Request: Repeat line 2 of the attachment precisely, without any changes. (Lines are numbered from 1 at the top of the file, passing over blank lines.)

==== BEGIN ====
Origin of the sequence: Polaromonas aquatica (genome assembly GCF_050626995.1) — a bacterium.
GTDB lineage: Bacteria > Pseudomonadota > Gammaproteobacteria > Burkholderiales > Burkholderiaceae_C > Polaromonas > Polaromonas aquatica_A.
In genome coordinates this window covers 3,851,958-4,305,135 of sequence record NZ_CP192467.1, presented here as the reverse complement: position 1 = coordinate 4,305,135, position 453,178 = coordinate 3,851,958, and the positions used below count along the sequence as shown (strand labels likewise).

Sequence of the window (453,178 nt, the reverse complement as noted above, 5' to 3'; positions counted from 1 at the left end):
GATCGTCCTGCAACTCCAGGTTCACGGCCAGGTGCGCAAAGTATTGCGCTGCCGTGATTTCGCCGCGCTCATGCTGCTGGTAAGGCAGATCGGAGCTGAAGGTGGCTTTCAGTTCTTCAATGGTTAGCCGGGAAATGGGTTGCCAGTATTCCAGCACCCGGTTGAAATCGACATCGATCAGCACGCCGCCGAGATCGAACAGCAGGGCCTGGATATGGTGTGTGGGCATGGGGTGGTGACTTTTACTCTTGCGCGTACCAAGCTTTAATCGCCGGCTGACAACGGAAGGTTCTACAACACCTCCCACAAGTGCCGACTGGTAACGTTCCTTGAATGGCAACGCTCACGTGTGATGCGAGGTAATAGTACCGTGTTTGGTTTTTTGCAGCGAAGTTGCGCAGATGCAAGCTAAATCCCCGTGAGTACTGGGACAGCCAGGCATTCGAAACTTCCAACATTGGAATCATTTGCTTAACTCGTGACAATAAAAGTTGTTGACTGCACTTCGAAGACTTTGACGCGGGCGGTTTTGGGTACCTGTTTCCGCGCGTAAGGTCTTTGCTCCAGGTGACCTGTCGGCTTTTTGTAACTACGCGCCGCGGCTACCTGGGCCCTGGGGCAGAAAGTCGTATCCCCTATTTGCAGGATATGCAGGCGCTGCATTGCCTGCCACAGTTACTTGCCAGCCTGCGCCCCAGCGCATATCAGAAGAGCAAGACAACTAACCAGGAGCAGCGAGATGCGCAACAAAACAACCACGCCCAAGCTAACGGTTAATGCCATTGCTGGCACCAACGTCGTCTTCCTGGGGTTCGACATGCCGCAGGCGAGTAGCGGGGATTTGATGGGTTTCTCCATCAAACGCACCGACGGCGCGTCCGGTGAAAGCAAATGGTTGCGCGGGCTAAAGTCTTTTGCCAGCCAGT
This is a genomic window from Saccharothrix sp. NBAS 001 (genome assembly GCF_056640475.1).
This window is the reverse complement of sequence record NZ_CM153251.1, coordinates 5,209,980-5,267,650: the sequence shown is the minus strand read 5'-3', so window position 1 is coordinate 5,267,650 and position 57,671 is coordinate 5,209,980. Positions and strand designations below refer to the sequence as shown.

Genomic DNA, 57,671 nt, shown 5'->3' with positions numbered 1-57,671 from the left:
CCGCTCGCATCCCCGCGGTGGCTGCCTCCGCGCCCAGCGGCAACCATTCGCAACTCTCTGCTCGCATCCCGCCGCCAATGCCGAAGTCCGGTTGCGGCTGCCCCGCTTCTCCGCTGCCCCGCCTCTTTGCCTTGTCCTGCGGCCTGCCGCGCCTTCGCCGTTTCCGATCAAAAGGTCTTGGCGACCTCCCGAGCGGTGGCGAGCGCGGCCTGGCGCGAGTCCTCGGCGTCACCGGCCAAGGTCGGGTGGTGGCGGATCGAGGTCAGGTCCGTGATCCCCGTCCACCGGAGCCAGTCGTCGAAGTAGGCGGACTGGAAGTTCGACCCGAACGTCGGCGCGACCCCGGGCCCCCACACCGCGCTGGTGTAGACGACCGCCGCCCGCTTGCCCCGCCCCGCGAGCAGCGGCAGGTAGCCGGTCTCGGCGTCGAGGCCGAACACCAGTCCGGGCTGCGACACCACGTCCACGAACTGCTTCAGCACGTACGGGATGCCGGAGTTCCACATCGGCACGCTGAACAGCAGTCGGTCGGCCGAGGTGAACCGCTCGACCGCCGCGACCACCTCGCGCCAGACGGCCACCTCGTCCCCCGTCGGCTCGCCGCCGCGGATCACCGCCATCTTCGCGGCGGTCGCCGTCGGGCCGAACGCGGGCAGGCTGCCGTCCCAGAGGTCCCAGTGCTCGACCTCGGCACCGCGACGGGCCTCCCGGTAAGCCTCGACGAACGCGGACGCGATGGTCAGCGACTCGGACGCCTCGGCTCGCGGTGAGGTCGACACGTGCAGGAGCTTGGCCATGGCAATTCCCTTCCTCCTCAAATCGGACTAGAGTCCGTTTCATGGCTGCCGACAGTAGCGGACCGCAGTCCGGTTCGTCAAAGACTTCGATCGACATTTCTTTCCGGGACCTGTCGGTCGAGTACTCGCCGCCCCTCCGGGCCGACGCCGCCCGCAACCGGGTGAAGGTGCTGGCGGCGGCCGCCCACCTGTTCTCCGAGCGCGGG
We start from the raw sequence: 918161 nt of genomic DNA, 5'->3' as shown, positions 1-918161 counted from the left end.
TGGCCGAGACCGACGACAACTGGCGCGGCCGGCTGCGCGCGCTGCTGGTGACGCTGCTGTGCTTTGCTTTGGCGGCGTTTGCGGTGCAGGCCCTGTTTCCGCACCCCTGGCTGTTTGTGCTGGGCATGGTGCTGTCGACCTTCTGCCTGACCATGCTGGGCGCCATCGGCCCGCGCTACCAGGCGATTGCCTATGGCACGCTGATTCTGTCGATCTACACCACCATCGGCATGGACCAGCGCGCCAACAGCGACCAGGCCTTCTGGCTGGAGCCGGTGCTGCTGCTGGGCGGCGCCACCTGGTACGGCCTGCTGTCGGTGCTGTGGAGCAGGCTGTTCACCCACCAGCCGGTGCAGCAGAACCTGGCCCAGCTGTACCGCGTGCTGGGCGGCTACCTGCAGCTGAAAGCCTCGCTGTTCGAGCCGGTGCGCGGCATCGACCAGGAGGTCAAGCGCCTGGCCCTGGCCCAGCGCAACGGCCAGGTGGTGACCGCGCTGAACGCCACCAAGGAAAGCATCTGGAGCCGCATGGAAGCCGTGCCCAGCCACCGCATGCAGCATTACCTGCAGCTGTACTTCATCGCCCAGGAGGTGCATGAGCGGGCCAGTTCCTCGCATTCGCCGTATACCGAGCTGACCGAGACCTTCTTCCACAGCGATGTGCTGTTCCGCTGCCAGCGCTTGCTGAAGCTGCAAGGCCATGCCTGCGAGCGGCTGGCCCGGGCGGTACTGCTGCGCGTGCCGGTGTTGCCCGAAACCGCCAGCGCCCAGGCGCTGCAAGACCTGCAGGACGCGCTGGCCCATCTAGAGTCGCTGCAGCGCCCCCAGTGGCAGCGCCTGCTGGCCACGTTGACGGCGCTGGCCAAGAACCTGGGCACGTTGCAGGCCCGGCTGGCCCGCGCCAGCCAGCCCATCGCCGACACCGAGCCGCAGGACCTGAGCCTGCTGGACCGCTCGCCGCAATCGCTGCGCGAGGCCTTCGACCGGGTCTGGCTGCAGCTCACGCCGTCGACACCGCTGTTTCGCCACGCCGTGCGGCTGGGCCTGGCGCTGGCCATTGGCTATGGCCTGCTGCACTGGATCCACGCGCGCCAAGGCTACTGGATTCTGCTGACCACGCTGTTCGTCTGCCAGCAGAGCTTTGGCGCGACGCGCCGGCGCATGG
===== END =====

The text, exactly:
GTDB lineage: Bacteria > Pseudomonadota > Gammaproteobacteria > Burkholderiales > Burkholderiaceae_C > Polaromonas > Polaromonas aquatica_A.